How to launch a web-to-print editor to sell personalized business cards online: a step-by-step guide

Use this step-by-step guide to plan your web-to-print integration and sell personalized business cards online.

In our increasingly digitized world, there is still a place for business collateral. Many professionals still rely on these printed materials for brand recognition, advertising, and contact information. That’s why companies from a wide variety of industries still reliably order business cards.

These requests may differ significantly. A real estate agent might want a standard design with a traditional rectangular shape, while a pastry chef prefers a card with rounded edges printed on craft paper. All businesses want to stand out and leave a lasting impression with their pocket-sized cards.

You should develop a clear understanding of what your customers want to see and what opportunities you can provide when you plan your editor integration. It can be tricky for first-timers to define what the editor should include, how to set up web-to-print templates correctly, whether or not your clients require an online preview, and many other details.

That’s why we wanted to create this comprehensive resource that you can refer to while you plan your business card editor integration.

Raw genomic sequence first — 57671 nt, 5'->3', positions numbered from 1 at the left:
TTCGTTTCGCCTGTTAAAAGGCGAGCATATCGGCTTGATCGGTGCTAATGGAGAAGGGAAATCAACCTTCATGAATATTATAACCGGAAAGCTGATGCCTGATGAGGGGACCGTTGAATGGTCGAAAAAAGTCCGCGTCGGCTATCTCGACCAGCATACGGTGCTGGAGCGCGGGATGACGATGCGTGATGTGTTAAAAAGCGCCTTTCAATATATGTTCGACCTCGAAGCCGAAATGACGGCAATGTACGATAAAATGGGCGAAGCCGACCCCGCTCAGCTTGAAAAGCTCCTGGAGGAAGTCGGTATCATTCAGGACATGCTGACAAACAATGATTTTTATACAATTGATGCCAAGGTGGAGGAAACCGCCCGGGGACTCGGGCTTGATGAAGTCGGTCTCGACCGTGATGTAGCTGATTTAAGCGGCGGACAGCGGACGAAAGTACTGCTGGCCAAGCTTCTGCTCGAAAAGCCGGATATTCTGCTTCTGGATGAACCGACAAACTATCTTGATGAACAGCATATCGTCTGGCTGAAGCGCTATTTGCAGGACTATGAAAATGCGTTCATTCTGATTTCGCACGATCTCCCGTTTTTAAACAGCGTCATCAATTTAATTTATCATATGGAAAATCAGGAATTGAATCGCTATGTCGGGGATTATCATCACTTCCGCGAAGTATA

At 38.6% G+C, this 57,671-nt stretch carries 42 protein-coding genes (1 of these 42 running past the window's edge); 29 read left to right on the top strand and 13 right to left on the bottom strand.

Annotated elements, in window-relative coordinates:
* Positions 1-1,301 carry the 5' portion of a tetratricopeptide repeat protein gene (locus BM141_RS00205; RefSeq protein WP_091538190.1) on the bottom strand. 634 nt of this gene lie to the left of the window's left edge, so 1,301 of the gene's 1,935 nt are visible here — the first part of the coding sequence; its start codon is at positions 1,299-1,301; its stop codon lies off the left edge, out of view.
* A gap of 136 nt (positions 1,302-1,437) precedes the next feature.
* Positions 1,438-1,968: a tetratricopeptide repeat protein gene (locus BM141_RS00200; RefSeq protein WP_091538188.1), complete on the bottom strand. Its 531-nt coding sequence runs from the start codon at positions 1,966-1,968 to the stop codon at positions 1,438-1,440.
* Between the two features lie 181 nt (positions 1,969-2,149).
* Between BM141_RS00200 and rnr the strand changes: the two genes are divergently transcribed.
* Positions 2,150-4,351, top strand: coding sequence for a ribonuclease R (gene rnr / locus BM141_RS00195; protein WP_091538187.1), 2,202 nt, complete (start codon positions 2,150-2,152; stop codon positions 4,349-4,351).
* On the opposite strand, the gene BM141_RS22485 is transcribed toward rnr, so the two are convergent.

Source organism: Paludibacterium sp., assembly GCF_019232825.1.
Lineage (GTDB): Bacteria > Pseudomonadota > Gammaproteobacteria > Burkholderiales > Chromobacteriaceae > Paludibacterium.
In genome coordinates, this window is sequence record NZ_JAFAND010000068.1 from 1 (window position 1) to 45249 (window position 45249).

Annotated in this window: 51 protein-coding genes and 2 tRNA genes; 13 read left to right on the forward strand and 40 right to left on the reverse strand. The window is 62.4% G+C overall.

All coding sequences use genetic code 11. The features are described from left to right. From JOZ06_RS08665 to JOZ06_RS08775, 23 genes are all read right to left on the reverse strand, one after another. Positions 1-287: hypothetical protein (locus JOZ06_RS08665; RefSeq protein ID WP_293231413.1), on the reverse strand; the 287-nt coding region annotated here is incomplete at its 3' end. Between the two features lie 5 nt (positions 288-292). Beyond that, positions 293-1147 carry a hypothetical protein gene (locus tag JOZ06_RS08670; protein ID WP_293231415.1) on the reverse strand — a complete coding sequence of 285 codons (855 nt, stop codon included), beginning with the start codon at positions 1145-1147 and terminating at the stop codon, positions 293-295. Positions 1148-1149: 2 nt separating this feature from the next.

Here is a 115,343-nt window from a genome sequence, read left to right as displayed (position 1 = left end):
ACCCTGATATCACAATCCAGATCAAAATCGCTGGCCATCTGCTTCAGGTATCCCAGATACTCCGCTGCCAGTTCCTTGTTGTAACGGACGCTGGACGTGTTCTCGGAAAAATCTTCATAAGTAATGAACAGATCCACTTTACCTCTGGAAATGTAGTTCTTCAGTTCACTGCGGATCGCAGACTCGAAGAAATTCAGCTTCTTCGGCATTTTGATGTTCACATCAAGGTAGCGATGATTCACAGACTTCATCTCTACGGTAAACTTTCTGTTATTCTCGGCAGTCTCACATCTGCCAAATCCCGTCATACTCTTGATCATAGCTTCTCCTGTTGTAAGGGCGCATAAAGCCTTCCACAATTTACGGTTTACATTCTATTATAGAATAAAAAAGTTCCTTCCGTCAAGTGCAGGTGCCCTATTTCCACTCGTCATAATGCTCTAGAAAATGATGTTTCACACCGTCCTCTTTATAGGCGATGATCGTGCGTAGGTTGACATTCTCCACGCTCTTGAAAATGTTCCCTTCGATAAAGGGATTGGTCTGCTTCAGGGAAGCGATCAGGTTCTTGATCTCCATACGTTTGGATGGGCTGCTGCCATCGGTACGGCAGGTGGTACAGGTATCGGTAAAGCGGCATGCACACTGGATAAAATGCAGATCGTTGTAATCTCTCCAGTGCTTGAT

Collect all the requirements

Modern technologies empower us to create and print business cards of virtually any type, shape, and color. Customers can put almost anything they can imagine on paper. You should carefully define the requirements for the business card design software to accommodate this increasing desire for customization and build a properly working web-to-print solution.

Define the size of your business cards

Consider if you prefer an editor limited to the typical 3.5” x 2” business card or if you’d like to allow your customers to create personalized 2.5” x 2.5” square business cards. Another requirement to keep in mind is whether your customers can edit both sides of the card or only one. With Customer’s Canvas, you have the freedom to build editors for any business card, including both standard and custom sizes. 

Provide information about the printing method and type of material

When customers place an order for personalized business cards, your work begins. The web-to-print system will send you a print-ready output file - usually as a PDF file - to fulfill the order. The type of output will depend on the printing method as well as your equipment.